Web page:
At the High Intensity Gamma Ray Source (HIγS), gamma rays are produced via the process of Compton backscattering of Free-Electron Laser (FEL) photons by high-energy electrons circulating in a storage ring. As shown in Fig. 1, HIγS is comprised of three major accelerator systems: a linac injector, a booster synchrotron, and a race-track shaped electron storage ring that contains a set of planar or helical undulators in one of the straight sections which constitute the FEL system.The stored electron bunches produce coherent radiation as they are agitated by the undulator electromagnets, this radiation is then trapped inside an optical cavity. The radiofrequency of the electron bunches (e-bunch) is adjusted such that the FEL photons produced by one e-bunch and travelling inside the optical cavity are backscattered by another e-bunch which has been phase-shifted by the length of the optical cavity. This process of Compton backscattering boosts the energy of the FEL photon from just a few electron-volts (eV) to millions of electron-volts (MeV), resulting in the production of gamma rays. The mirrors of the optical cavity are transparent to the gamma rays which are then transported to the target room for experiments.

We present here two studies using gamma rays which are the focus of understanding the nucleon structure and their interactions in the energy region and at distance scales where Low-Energy QCD and χEFTs are relevant.

Exploring new opportunities in nucleon structure measurements
Fig. 3: Graphical representation of the dynamic strong interaction between two neutrons

Compton scattering

The first of these programmes studies the scattering kinematics of gamma rays from target nuclei, a phenomenon called Compton scattering in honor of Arthur Compton, who was awarded the Nobel Prize in Physics in 1927 for his discovery of this process by scattering X-rays from atomic electrons. In nuclear and nucleon Compton scattering, the polarised or unpolarised EM fields carried by the gamma rays induce a distortion of charges and currents associated with single or few interacting nucleons. For example, if you consider a nucleon as a classical object with charge and mass, then the applied electric field of the gamma rays will induce a distortion of charge and mass resulting in an induced dipole moment. The ratio of the induced dipole moment and the strength of the applied electric field is called the electric dipole polarisability aE. The electric polarisability encodes the tendency of the nucleon to be distorted, hence it is classified as one of the parameters which describe the internal structure of the nucleon. The same analogy can be applied to the relation between the magnetic fields and the currents, resulting in an induced magnetic dipole and magnetic polarisability βM.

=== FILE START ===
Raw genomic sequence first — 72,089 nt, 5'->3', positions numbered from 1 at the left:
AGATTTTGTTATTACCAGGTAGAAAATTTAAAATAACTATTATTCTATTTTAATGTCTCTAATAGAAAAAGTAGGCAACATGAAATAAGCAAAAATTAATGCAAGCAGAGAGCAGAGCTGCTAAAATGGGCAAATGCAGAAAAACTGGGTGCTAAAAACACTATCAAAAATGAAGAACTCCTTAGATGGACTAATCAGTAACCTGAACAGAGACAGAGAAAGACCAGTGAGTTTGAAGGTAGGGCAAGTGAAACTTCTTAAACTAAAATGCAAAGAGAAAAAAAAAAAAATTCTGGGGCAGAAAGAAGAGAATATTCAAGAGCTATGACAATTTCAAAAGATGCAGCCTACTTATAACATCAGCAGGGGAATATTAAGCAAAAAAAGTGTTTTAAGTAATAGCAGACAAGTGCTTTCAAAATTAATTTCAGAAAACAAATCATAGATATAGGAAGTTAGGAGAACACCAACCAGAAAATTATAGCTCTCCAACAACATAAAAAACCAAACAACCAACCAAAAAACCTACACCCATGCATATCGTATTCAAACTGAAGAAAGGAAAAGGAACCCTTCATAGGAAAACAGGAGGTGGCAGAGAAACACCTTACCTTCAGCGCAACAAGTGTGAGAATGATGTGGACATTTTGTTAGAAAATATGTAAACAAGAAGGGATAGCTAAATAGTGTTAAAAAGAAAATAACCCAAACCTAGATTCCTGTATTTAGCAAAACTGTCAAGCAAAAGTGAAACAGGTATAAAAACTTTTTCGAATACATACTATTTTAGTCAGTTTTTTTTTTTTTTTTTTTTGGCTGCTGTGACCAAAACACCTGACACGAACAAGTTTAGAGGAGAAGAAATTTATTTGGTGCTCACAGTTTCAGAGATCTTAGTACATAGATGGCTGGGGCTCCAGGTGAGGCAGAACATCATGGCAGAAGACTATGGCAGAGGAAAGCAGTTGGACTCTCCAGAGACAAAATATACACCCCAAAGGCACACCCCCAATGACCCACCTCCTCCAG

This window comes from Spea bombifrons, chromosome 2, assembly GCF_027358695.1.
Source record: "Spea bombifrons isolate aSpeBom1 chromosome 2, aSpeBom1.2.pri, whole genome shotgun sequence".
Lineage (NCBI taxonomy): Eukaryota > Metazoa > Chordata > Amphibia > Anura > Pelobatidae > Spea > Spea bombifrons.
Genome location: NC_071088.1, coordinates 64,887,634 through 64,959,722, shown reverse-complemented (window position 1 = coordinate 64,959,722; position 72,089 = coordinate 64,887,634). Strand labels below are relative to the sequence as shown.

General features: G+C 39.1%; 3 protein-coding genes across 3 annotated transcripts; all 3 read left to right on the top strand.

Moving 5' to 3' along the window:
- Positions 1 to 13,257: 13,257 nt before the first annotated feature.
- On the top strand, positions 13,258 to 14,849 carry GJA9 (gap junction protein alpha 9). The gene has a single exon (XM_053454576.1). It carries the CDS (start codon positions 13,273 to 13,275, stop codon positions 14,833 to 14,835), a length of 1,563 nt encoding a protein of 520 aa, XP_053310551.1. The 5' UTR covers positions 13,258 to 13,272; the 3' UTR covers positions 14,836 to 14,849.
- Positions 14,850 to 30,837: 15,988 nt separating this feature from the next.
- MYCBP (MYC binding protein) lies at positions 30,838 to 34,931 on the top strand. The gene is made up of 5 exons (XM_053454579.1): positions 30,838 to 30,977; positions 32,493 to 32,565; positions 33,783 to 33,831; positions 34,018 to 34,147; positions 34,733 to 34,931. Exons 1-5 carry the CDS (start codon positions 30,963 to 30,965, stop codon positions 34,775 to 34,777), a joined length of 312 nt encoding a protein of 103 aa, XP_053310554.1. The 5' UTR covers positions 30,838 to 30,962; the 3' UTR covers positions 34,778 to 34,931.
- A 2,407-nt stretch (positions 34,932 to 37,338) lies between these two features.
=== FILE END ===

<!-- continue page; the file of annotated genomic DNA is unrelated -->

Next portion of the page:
In addition to the observables such as the electric and magnetic polarisabilities, Compton scattering can be used to extract other nucleon structure functions. One such set of observables are called spin-polarisabilities. Classically, spin-polarisabilities can be viewed as the nucleon equivalent of the Faraday effect. For example, the forward spin-polarisability, γ0, is indicated by the stiffness of the proton spin in response to coupling with the externally applied transverse electric and magnetic field components of the gamma rays. Alternatively, one can view this distortion of the proton spin as an interplay between the induced diamagnetic charged pion cloud currents and the paramagnetic excitation of the proton, known as the Δ-resonance. Measurement of the EM and spin-polarisabilities are crucial to validating the predictions of the χEFTs.

More broadly, in this theoretical framework the Compton scattering amplitude can be expanded in the powers of the incident gamma ray or photon energy (ω). The zeroth-order term is simply the resolution of the point charge (Q) and carries no information on the internal structure of the nucleon. The first order term contains the information on the anomalous magnetic moment (k) of the nucleon and can be accessed with helicity-dependent photo-absorption cross sections in the form of the Gerasimov-Drell-Hearn Sum Rule (GDH). The second-order term is the first so-called ‘structure term’ in the Compton scattering amplitude and contains the dependency on the electric and magnetic polarisabilities. The next order term O(ω3) contains a set of structure functions dependent on the spin-polarisabilities. The experimental programme at HIγS is committed to measuring the GDH sum rule for the deuteron, electric and magnetic polarisabilities of the proton and neutron, and the proton spin-polarisabilities. As an example of this broad programme, we will discuss the case of neutrons aE and βM.